Celtic’s status as the dominant team of Scottish football remains irrefutable; Brendan Rodgers’ side are on course to claim a seventh successive Premiership title after opening up an 11-point lead at the summit over Rangers and Aberdeen.
Even after masterminding a stunning 4-0 success over the Glasgow club to end their record-breaking 69-game unbeaten run, Hearts manager Craig Levein concedes they are still the best team by a “fair margin”.
However, Levein, pictured inset, who takes his side to Parkhead tonight, believes the rest of the top-flight now has a greater understanding of how to counter the yawning financial chasm.
Celtic’s march towards the chequered flag this season has encountered more bumps, giving a modicum of hope to those who are keen to see a more competitive league.
They have already dropped 15 points this season compared to the eight last term.
“They are still the best team in the league by a fair margin,” said Levein, whose side are uneaten in 12 games. “They have the best players and the biggest budget.
“I think managers are looking at it and saying: ‘Okay, lets put it to one side that they’ve spent the most money and you’ve got the best players, how do we compete?’
“Partick Thistle did a decent job and Hibs have done a good job against them, Rangers too.
“Managers are looking at them and trying to work out what’s the best approach.
“There are a lot of really good managers in this league so they’re going to try to find ways of winning.
“Celtic brought a lot of players in last season who people didn’t know particularly well, guys like Scott Sinclair arrived and he was on fire.
“They’ve got a lot of really good players, [Moussa] Dembele came in and I think it does take time to work out what the best thing to do is; to get to know their players and their system and how they’re going to approach the match – and to try and come up with something that can give you a chance of winning the game.”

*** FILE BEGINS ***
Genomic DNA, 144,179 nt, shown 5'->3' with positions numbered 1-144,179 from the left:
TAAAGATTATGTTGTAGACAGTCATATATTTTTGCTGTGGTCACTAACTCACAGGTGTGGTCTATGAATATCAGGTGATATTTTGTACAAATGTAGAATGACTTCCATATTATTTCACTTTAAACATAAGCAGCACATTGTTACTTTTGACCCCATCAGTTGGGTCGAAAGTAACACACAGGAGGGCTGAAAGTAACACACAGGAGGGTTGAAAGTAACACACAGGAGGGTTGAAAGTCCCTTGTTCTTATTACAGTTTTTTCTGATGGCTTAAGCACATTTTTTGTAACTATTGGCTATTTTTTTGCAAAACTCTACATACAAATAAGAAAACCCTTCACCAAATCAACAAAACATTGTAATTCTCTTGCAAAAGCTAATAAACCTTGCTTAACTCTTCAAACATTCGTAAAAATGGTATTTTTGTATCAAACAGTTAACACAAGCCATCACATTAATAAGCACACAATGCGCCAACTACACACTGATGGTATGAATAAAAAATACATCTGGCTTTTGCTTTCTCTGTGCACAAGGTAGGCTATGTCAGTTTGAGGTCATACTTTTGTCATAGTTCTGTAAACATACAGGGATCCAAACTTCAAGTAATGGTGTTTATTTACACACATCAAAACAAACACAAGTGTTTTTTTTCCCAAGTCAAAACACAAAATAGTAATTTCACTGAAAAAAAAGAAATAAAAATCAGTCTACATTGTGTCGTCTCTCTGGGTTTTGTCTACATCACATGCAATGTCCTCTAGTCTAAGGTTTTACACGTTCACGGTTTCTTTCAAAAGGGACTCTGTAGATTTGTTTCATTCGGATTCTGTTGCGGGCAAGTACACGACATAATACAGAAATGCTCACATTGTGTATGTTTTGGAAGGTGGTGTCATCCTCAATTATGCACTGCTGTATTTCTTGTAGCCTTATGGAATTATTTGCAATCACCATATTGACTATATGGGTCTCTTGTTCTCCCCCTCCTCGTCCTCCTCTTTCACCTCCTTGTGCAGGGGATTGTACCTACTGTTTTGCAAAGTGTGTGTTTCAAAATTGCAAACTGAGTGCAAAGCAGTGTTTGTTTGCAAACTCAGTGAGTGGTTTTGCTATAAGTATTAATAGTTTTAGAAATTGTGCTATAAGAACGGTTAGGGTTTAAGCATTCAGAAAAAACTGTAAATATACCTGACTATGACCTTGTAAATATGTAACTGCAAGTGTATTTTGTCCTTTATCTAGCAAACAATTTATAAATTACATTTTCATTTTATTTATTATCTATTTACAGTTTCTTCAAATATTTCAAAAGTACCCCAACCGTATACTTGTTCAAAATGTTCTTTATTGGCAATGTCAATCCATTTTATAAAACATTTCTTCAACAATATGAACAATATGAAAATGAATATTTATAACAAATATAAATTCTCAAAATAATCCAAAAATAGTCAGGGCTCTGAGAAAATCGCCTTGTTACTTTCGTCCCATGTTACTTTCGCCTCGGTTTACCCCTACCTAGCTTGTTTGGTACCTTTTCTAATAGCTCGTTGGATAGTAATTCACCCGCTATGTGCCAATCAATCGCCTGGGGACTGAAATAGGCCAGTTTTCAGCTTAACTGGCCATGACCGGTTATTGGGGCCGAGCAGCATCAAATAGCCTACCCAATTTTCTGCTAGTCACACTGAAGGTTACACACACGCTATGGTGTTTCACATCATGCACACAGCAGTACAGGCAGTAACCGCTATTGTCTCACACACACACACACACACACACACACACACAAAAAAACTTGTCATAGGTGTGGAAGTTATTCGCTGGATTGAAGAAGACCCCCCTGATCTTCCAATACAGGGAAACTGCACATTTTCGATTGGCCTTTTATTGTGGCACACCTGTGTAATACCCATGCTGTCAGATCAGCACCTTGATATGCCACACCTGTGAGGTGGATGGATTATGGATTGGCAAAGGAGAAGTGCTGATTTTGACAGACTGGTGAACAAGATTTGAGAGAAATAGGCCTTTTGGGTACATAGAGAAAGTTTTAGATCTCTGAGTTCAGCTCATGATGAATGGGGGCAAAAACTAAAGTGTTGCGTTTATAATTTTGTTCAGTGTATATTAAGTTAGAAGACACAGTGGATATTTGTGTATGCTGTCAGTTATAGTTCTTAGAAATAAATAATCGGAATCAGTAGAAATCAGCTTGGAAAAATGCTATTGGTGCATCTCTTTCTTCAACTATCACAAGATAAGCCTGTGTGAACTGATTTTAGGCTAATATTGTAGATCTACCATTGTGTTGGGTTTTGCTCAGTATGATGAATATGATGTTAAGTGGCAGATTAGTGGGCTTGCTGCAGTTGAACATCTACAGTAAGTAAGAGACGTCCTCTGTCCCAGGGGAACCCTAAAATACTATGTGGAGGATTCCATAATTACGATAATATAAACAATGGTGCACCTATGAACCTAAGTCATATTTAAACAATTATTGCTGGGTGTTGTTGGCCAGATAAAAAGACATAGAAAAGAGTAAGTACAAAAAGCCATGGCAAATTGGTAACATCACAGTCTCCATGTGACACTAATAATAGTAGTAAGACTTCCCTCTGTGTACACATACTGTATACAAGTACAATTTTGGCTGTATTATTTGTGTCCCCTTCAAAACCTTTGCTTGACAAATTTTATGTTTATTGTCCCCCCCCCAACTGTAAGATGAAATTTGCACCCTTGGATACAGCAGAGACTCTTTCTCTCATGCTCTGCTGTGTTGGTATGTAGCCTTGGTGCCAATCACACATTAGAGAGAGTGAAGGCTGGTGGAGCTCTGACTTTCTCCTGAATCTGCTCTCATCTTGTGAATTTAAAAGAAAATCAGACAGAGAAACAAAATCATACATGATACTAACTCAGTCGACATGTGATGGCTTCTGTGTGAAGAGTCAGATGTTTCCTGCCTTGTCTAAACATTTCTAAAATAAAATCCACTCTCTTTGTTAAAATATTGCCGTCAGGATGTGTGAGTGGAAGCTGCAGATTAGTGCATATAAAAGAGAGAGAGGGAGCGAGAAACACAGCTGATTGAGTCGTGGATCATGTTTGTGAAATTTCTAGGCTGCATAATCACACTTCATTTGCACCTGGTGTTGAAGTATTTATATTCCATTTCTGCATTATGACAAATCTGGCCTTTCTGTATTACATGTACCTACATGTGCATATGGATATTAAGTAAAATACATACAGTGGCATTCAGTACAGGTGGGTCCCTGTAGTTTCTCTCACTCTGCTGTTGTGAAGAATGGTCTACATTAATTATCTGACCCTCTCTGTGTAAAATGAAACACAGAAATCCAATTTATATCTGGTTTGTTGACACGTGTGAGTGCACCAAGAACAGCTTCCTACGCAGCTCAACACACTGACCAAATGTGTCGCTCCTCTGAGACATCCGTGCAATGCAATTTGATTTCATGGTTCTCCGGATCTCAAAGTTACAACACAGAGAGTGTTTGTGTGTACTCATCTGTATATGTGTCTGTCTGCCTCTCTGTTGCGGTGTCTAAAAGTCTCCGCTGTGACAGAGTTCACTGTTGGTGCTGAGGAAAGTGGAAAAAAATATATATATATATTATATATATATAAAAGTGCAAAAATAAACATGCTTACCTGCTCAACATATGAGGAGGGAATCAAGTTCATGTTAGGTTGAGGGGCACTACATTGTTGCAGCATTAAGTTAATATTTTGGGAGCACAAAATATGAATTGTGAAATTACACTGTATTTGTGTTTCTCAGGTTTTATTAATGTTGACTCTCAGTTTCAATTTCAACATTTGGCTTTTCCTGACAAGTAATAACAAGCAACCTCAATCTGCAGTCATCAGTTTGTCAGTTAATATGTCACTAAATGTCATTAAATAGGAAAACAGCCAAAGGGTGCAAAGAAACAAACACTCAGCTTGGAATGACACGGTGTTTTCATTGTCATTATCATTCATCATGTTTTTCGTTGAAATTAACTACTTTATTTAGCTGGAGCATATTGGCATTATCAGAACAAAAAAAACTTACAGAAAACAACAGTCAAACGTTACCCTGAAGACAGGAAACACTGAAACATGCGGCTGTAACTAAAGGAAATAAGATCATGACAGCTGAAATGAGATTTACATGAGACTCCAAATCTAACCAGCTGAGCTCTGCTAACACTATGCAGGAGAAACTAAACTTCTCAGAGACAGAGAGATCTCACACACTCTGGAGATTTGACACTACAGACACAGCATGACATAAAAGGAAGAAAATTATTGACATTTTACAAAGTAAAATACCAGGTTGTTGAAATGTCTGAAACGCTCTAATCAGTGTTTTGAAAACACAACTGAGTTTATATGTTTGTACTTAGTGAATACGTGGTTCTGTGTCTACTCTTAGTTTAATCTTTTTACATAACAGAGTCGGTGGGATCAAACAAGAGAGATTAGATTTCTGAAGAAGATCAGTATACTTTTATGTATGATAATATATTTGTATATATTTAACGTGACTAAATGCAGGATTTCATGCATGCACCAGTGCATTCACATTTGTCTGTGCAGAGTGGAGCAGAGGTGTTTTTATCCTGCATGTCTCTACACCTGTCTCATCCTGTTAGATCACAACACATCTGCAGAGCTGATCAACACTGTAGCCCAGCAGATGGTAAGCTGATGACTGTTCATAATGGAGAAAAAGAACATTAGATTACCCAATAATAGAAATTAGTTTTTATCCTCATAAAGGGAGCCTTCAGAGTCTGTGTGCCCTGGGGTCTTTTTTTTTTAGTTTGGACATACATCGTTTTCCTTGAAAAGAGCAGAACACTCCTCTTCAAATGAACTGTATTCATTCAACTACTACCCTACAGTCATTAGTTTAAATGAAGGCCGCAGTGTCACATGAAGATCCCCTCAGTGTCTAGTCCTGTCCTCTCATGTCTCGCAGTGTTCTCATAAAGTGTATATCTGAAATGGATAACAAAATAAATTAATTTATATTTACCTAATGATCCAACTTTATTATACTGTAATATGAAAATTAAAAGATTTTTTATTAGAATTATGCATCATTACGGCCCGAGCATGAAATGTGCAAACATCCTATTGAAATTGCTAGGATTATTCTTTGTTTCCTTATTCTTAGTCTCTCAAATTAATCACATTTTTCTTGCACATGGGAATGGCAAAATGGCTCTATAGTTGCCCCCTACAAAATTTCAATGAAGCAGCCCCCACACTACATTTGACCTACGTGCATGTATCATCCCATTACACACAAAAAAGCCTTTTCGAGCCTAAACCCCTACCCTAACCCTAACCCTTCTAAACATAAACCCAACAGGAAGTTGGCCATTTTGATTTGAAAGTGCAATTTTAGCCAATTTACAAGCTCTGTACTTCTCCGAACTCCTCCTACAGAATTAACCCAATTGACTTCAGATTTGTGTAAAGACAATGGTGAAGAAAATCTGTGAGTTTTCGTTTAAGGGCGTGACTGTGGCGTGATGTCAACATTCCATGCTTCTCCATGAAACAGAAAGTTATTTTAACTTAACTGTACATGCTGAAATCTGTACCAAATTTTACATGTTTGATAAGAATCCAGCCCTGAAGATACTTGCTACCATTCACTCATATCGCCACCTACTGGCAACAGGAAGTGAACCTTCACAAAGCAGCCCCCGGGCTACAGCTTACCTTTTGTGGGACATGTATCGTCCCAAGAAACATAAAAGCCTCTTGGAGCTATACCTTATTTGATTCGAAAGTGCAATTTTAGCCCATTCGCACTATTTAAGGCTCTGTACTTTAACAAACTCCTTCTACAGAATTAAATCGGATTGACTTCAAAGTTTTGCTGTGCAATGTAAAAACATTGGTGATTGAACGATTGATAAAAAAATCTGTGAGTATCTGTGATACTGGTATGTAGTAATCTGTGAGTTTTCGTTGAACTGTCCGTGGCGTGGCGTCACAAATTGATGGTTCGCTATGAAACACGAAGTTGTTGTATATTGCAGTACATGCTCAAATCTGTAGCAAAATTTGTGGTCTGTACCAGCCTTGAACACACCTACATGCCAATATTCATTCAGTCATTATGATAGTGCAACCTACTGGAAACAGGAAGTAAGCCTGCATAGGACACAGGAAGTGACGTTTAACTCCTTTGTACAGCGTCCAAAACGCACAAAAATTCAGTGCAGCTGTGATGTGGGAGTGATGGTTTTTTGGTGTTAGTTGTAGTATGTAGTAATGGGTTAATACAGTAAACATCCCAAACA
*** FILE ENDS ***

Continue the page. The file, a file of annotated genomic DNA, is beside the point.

One thing for sure is that Celtic will be keen to make amends for the heavy 17 December defeat Hearts inflicted at Tynecastle. “I don’t know if revenge is the right word, but they might have a point to prove,” reasoned Levein.
“They might be hurting that they lost their run to us and they might have a point to prove. But Brendan has got them very quickly back on track after that game.
“They have been on a brilliant run. People say they haven’t been playing great, but they are still picking up points.
“They are still doing really, really well. Historically, going through to Celtic Park has been tough for us and I don’t expect this to be any different.”
Hearts midfielder Ross Callachan started the victory over Celtic as Harry Cochrane and Kyle Lafferty strikes and a David Milinkovic brace left the visitors shell-shocked.
The 24-year-old had been in confident mood ahead of that game, even if his mother, Sam, did not share his optimism.
“I actually had a funny feeling we could do something that day,” recalled the former Raith Rovers player. “I even said to my mum before the game that I thought we would win and she just laughed at me. She’s my biggest fan and usually agrees with anything I say but not that day.
“But with the gameplan we had that day and the way the game started we felt they were there for the taking and when we went 2-0 up, I thought we were cruising. They are so good, it was only when it went 4-0 that we knew we’d done it.
“I never thought I’d be part of the team that ended Celtic’s invincible run so it was great to be part of the occasion.”
As a Raith player, Callachan played the part of a starstruck teenager as the visitors were beaten 4-1 in a League Cup clash in 2012.
With Hearts, he will travel along the M8 with expectation rather than hope.
“I’ve played at Celtic Park once with Raith Rovers. I came on as a substitute for the last 20 minutes and we lost 4-1.
“I managed to get Joe Ledley’s top after the match and that sits in my house as a reminder.
“This is a different trip for me personally – that was more of an experience as we expected to lose.”